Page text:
Is it worth investing in water in China, India?
June 21, 2010

Water may soon be one of the most precious natural resources China and India would fight over. The elixir of life, portable water is getting scarce as contaminants from flourishing factories flush out fish and agriculture in this region of 2.6 billion people. As a result, a recent report entitled World Water Markets by the Deutsche Bank estimates investments in providing people with pure, portable water to be Euro 400-500 billion (US$492-615 billion).  Since governments will not be able to raise the funding needed on their own, the report suggests governments enter into partnership deals with the private sector.

In adjudging which markets might be particularly attractive for investment, the report says that oil rich, arid, politically stable countries like Qatar, the United Arab Emirates and Bahrain would be the best places to invest in water. The Top 20 countries on the list also include two major industrial countries, Germany and the US, as well as two of the world’s most populous nations, India and China.

Fear of water scarcity recently led China and India to sign an information sharing agreement, where they agreed to inform of developments being made on rivers the two nations share.  The most recent controversy is over fear of China damming or changing the course of the Brahmaputra, a river that originates from Tibet and winds its way through the fertile plains of East India, merging into the Ganges to form a vast delta, the Sunderbans before flowing into the Indian Ocean. While China has already exploited the Brahmaputra at several points, damming it for power and a reduced carbon footprint, India which is highly dependant on the river for irrigation and transportation is worried over the consequences if the river runs dry Yet no formal treaty of water sharing has been signed between the two nations.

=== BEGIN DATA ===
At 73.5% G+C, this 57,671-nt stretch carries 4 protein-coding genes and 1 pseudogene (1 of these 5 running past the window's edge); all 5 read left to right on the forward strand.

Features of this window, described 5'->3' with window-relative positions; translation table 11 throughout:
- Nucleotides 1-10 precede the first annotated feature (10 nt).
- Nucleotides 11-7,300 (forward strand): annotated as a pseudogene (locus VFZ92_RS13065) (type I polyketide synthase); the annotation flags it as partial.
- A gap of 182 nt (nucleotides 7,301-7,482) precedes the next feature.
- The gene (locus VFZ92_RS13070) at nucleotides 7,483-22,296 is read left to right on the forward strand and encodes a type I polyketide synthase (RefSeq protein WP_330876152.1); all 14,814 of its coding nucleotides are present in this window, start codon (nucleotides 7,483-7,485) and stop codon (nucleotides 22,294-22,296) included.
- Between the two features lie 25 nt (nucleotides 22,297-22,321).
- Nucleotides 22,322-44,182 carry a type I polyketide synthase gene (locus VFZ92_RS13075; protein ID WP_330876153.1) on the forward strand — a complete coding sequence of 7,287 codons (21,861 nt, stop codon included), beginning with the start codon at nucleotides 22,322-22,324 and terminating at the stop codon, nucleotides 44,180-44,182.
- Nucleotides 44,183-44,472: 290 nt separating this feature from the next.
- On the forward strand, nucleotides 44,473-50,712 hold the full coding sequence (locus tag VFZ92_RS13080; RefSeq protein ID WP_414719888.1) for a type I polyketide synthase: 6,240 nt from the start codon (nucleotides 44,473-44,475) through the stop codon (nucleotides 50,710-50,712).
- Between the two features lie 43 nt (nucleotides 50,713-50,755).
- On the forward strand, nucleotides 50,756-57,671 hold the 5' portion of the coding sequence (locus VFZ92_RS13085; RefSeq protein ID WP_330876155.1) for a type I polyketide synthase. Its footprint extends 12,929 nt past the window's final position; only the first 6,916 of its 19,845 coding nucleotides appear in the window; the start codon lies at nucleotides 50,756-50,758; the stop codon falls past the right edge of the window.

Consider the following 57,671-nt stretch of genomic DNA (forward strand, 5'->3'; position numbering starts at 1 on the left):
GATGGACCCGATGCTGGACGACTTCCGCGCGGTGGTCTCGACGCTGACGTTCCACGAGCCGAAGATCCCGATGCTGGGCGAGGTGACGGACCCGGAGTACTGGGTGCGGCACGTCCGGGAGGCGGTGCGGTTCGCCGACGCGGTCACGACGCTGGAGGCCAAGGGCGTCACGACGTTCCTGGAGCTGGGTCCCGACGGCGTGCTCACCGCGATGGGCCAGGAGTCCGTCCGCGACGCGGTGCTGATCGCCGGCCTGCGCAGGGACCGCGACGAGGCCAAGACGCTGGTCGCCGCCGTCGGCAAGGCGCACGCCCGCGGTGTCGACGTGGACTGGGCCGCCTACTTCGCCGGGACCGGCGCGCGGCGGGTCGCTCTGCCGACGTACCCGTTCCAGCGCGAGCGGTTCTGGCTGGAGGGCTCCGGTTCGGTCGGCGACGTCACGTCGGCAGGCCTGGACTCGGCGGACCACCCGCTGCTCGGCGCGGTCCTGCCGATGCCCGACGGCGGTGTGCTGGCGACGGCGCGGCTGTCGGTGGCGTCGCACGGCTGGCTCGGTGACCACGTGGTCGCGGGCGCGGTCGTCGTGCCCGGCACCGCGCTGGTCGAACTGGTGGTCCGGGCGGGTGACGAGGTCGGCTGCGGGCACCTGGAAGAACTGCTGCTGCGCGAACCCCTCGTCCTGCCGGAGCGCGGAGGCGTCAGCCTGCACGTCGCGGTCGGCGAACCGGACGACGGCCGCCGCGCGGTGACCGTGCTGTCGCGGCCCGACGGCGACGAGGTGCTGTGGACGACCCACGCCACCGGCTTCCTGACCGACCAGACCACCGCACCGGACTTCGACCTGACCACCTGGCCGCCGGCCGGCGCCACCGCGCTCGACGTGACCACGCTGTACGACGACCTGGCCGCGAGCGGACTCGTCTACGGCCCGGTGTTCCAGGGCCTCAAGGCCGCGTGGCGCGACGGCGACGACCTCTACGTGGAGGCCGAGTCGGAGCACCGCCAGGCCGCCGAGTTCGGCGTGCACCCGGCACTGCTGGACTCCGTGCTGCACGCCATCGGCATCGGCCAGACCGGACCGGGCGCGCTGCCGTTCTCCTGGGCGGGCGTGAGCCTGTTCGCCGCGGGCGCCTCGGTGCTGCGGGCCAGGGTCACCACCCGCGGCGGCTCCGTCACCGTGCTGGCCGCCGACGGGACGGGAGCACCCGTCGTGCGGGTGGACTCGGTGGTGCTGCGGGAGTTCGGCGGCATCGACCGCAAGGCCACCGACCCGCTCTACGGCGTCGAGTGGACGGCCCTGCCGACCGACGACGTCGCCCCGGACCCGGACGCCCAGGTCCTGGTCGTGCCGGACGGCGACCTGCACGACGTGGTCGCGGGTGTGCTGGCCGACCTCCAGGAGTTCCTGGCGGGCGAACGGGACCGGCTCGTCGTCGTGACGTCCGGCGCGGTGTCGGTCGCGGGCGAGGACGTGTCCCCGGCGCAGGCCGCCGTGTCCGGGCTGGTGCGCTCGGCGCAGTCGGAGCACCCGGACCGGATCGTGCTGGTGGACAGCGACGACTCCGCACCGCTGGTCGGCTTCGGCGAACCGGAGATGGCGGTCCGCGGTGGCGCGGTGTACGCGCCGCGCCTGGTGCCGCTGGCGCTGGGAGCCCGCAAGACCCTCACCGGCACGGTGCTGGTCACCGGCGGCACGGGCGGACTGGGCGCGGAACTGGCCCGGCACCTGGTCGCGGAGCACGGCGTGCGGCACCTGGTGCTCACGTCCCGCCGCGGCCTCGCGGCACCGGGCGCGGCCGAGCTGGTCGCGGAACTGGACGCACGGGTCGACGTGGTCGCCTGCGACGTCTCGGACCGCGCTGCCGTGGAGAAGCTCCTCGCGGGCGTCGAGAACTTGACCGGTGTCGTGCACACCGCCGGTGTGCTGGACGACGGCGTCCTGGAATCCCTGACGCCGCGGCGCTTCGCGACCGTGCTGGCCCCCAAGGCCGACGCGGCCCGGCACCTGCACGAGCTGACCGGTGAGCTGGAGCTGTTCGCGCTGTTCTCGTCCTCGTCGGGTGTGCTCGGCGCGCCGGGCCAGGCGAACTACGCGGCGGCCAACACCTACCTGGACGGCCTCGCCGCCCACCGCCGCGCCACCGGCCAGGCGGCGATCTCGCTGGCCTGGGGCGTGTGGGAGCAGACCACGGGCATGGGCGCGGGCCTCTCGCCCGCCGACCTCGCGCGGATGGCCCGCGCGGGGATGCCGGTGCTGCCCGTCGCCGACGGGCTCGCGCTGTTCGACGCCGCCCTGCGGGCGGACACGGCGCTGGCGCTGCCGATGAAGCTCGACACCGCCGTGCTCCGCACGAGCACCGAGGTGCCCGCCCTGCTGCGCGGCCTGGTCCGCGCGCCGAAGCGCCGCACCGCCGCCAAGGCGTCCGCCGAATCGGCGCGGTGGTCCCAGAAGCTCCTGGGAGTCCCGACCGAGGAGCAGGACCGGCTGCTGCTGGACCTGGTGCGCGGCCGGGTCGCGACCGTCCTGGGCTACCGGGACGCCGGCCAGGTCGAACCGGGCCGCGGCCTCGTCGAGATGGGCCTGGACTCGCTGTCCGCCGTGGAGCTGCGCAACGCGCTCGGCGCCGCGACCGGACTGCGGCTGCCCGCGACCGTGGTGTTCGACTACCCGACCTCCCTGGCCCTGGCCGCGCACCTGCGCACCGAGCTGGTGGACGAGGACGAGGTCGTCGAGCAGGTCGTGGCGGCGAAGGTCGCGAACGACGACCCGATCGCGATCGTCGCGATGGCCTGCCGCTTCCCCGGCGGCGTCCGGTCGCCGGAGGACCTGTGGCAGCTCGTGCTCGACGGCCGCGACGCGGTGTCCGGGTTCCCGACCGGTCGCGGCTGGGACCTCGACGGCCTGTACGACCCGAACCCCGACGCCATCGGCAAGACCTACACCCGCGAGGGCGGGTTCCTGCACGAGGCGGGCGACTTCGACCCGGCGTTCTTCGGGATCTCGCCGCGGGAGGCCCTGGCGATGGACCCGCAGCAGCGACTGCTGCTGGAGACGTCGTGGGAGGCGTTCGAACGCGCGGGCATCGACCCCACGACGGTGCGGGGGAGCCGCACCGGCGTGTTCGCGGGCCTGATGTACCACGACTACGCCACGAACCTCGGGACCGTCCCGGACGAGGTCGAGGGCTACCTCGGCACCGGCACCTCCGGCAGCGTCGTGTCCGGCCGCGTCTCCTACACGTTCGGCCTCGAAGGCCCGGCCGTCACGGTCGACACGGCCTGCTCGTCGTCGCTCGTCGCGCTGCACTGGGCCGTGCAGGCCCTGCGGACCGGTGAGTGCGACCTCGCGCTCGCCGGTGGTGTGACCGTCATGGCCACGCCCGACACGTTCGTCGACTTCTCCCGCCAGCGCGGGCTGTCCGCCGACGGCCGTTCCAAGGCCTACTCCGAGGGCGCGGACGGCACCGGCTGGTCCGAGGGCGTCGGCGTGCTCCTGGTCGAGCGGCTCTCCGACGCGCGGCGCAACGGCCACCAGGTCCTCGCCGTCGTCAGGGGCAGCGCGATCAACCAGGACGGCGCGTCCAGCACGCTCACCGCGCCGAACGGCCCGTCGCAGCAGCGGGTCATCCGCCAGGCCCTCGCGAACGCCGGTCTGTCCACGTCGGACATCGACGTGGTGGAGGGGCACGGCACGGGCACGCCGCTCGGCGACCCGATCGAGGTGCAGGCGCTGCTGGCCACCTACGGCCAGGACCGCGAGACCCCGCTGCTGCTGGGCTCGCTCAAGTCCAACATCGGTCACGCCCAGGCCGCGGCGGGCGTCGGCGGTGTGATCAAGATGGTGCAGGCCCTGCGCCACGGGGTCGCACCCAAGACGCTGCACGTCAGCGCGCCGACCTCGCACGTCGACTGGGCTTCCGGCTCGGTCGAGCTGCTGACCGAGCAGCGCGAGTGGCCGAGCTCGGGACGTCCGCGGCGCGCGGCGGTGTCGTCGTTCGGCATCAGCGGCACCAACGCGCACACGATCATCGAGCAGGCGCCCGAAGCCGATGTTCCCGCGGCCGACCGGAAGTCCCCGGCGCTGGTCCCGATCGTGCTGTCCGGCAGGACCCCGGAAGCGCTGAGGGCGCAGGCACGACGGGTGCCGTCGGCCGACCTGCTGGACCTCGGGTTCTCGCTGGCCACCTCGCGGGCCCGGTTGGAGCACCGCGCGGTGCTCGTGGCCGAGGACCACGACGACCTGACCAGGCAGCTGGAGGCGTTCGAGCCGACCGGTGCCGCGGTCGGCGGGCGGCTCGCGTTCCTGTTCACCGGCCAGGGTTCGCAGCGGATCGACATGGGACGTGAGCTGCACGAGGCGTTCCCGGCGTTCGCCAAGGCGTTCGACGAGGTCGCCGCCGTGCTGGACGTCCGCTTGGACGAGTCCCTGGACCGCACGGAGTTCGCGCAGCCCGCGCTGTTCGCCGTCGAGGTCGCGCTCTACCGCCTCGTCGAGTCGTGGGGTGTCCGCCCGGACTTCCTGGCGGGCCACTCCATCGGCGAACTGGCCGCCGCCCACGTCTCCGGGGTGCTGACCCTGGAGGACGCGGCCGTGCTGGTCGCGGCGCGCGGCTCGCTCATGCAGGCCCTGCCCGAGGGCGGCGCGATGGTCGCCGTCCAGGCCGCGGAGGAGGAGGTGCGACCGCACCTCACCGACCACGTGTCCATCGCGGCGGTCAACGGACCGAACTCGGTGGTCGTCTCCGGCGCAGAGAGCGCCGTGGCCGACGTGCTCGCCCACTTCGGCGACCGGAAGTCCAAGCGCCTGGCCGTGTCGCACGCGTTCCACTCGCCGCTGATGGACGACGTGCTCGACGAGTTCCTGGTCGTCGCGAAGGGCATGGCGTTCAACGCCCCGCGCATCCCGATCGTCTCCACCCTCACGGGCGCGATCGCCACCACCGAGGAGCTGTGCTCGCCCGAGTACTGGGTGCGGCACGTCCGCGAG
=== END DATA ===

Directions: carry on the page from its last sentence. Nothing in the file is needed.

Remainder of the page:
Besides ruining two large agrarian economies that are grain starved, water which is unevenly distributed across India and China is also causing social unrests. In India Coca-Cola which has a large plant in South India denied drawing huge amounts of water from underground tubewells, depleting water tables which farmers had depended on for decades. Southwest China, saw mass social uprisings as it experienced its worst drought in a century this year, prompting Premier Wen Jiabao to say that the country would face a test to meet its grain output target.

Water demand in the next two decades will double in India and rise 32 percent in China, according to the 2030 Water Resources Group, a research collaboration between the World Bank, management consulting firm McKinsey & Co. and industrial water users such as Coca-Cola.

China’s 1.33 billion people each have 2,117 cubic meters of water available per year, compared with 1,614 cubic meters in India and as much as 9,943 cubic meters in the United States, according to the Food and Agriculture Organization of the United Nations. The 1.2 billion people in India, where farmers use 80 percent of available water, will exhaust their fresh-water supplies by 2050 at the current rate, the World Bank estimates.


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